Hall added, “I don’t think we can control what God controls.” Translation: Ralph selectively ignores millions of years of evidence detailing human tinkering with God’s divine creation (agriculture, private property, canals, aqueducts, mining, etc.), while in no uncertain terms stating that he holds his beliefs because God (or Christians) forbid him to think otherwise.
TODD AKIN (R-MO)
Like Ralph Hall, Todd Akin, who recently lost his reelection bid for Missouri’s 2nd congressional district, sits on the House Committee on Science, Space and Technology. Recently, Todd Akin achieved infamy with his pseudoscientific ruminations on abortion. Akin stated that in instances of rape, “The female body has ways to try and shut that whole thing [pregnancy] down.” What seems to have been lost in the static of media coverage and Republican-Democrat point-counterpoint, is that Akin is also at odds with science when it comes to the issue of global warming.
In a 2009 House floor speech, Akin railed against the Waxman-Markey bill, a clean, renewable energy initiative, stating: “This whole thing strikes me if it weren’t so serious as being a comedy you know. I mean, we just went from winter to spring. In Missouri when we go from winter to spring, that’s a good climate change. I don’t want to stop that climate change you know.”
‘Tis a good thing Akin is now gone.
PAUL BROUN (R-GA)
Paul Broun, a representative for Georgia’s 10th congressional district, is a member of both the House Committees on Energy and Commerce and Science, Space and Technology. Two incredibly influential federal arenas were rational scientific debate intersects an unenlightened, Dark Ages mentality.
Broun is now famous for characterizing or, rather, confidently stating that evolution, embryology and the Big Bang were “lies straight from the pits of hell.” Perhaps gravity is also the work of the Devil? Or maybe the human genome was a thought planted in our consciousness by Beezlebub?
What is most disturbing about Broun is that he has a medical degree. Broun, however, seems to be so hypnotized by religion’s extraordinary claims of universal truth (without extraordinary evidence), that he is brave enough to claim researchers are creating an elaborate fiction.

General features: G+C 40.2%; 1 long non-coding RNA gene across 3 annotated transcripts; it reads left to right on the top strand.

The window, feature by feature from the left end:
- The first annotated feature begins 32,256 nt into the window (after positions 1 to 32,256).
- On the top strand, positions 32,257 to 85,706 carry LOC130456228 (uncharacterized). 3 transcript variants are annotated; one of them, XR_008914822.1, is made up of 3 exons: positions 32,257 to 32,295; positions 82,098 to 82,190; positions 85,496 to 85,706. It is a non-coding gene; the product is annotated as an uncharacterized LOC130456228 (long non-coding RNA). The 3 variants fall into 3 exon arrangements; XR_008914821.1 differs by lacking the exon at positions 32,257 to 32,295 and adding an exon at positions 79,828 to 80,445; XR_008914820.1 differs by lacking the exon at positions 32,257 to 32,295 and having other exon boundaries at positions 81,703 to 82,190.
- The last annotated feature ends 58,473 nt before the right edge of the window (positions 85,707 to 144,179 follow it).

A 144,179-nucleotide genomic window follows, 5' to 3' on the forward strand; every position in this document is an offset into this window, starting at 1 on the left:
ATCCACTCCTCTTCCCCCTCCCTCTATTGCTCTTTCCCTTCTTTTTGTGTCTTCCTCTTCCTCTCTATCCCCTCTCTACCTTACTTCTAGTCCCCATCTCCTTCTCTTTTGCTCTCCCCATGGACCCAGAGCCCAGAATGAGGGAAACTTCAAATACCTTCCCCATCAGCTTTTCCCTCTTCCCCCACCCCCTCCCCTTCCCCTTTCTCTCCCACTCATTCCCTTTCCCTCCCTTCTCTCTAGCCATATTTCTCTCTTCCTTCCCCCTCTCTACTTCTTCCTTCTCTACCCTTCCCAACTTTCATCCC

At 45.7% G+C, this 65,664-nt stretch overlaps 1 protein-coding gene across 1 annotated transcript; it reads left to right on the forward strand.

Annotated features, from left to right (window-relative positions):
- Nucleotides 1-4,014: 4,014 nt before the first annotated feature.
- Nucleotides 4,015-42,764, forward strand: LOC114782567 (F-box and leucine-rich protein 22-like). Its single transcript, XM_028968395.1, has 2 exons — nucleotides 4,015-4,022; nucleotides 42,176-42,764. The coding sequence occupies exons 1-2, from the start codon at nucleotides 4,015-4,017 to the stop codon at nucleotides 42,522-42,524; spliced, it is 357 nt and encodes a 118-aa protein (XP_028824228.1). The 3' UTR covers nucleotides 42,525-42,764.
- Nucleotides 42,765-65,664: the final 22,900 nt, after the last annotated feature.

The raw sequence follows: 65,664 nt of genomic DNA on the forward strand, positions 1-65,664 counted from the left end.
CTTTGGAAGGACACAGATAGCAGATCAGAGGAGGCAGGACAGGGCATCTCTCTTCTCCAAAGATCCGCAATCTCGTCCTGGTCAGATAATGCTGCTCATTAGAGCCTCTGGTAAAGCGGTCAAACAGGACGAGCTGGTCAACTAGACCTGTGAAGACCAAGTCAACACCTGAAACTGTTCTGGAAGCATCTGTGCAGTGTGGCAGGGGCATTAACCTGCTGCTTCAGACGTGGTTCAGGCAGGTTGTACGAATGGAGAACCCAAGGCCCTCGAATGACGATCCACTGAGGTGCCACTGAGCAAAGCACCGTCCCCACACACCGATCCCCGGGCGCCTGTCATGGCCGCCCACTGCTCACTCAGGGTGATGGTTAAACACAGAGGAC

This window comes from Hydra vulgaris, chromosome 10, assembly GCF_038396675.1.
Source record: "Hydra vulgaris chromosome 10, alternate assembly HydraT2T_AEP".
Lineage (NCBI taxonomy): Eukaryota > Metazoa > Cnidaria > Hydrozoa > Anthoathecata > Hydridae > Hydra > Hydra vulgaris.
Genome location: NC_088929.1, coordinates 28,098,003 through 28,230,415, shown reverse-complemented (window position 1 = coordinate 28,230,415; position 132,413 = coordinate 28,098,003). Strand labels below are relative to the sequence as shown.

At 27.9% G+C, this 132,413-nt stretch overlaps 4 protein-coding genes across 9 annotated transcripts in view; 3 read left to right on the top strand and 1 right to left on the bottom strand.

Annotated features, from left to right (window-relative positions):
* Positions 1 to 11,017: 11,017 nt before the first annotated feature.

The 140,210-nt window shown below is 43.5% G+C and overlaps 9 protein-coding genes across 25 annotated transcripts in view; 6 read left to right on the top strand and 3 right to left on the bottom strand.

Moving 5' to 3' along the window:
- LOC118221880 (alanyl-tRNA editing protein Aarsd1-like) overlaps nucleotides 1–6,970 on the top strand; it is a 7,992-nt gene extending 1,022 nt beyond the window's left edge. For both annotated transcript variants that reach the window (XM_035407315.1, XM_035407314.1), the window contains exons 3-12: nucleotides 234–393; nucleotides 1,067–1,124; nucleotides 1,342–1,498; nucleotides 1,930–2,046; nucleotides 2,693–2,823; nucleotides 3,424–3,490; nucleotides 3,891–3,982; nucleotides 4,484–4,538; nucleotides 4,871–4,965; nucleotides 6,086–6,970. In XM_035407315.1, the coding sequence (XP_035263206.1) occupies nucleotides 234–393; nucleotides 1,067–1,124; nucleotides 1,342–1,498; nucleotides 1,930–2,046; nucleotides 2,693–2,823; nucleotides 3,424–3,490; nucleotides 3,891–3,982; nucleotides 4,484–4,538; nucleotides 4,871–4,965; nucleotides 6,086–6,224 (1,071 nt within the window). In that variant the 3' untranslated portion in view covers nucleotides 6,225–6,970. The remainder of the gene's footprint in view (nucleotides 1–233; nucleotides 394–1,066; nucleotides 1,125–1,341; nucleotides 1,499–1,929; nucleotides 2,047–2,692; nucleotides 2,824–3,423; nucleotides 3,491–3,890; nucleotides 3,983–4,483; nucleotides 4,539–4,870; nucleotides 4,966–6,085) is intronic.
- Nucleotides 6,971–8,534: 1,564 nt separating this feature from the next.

More rational Georgians recently hit back at Broun with a Charles Darwin write-in for Georgia’s 10th Congressional District election ballot.
JOHN SHIMKUS (R-IL)
John Shimkus, a fifteen-year veteran of Congress serving Illinois’s 20th congressional district, is member of the House Committee on Energy and Commerce, is also opposed to established scientific theory on climate change.
Witness Shimkus’s statement on God’s management of our Earthly realm: “The earth will end only when God declares its time to be over.”
Most scientists agree that the Earth will “end” when the Sun goes red giant and toasts the planet. By then human beings will likely be extinct as a species. And if homo sapiens manages to replicate for another 4.5 billion years, they will be forced to leave the planet, as suggested by Stephen Hawking.
Shimkus even had the audacity to attempt to lead the House Energy Committee, stating (without a hint of irony), “I believe I have the credentials within the Committee to bring fairness, without protests from the other side of the aisle, in its operation.”
JOE BARTON (R-TX)
Rep. Joe Barton, who serves Texas’s 6th congressional district and is a member of the Committee on Energy and Commerce, believes God controls the winds. It’s charming, really.
“Wind is God’s way of balancing heat. Wind is the way you shift heat from areas where it’s hotter to areas where it’s cooler. That’s what wind is. Wouldn’t it be ironic if in the interest of global warming we mandated massive switches to energy, which is a finite resource, which slows the winds down, which causes the temperature to go up? Now, I’m not saying that’s going to happen, Mr. Chairman, but that is definitely something on the massive scale. I mean, it does make some sense. You stop something, you can’t transfer that heat, and the heat goes up. It’s just something to think about.”
Right. We should definitely consider whether we will upset God’s efforts in wind management, overpowering his infinite omnipotence.
JACK KINGSTON (R-GA)
Serving Georgia’s 1st congressional district, Jack Kingston is not a member of any important committees involving science debate, though to his credit he has been a vocal supporter of alternative energy. Kingston is in search of the missing link and is a climate change skeptic. (One wonders why then he’s so supportive of alternative energy.) This is a man who sits on the House Committee on Education, which as good a place as any to insert creationist pseudoscientific propaganda.
“I believe I came from God not from monkeys,” said Kingston when he was a guest on Real Time with Bill Maher. “I don’t believe a creature crawled out of the sea and became human… where’s the missing link? I just want to know where it is.” Well, if a creature crawled out of the sea and suddenly transformed into a human, it would be just as fantastical as a Jewish carpenter walking on water.
Listen to Kingston in conversation on Focal Point with Brian Fisher. It’s wondrously imaginative pseudoscience. The pièce de résistance of the Fisher interview is the following: “There’s no question to me that evolution is not based on sound science at all.”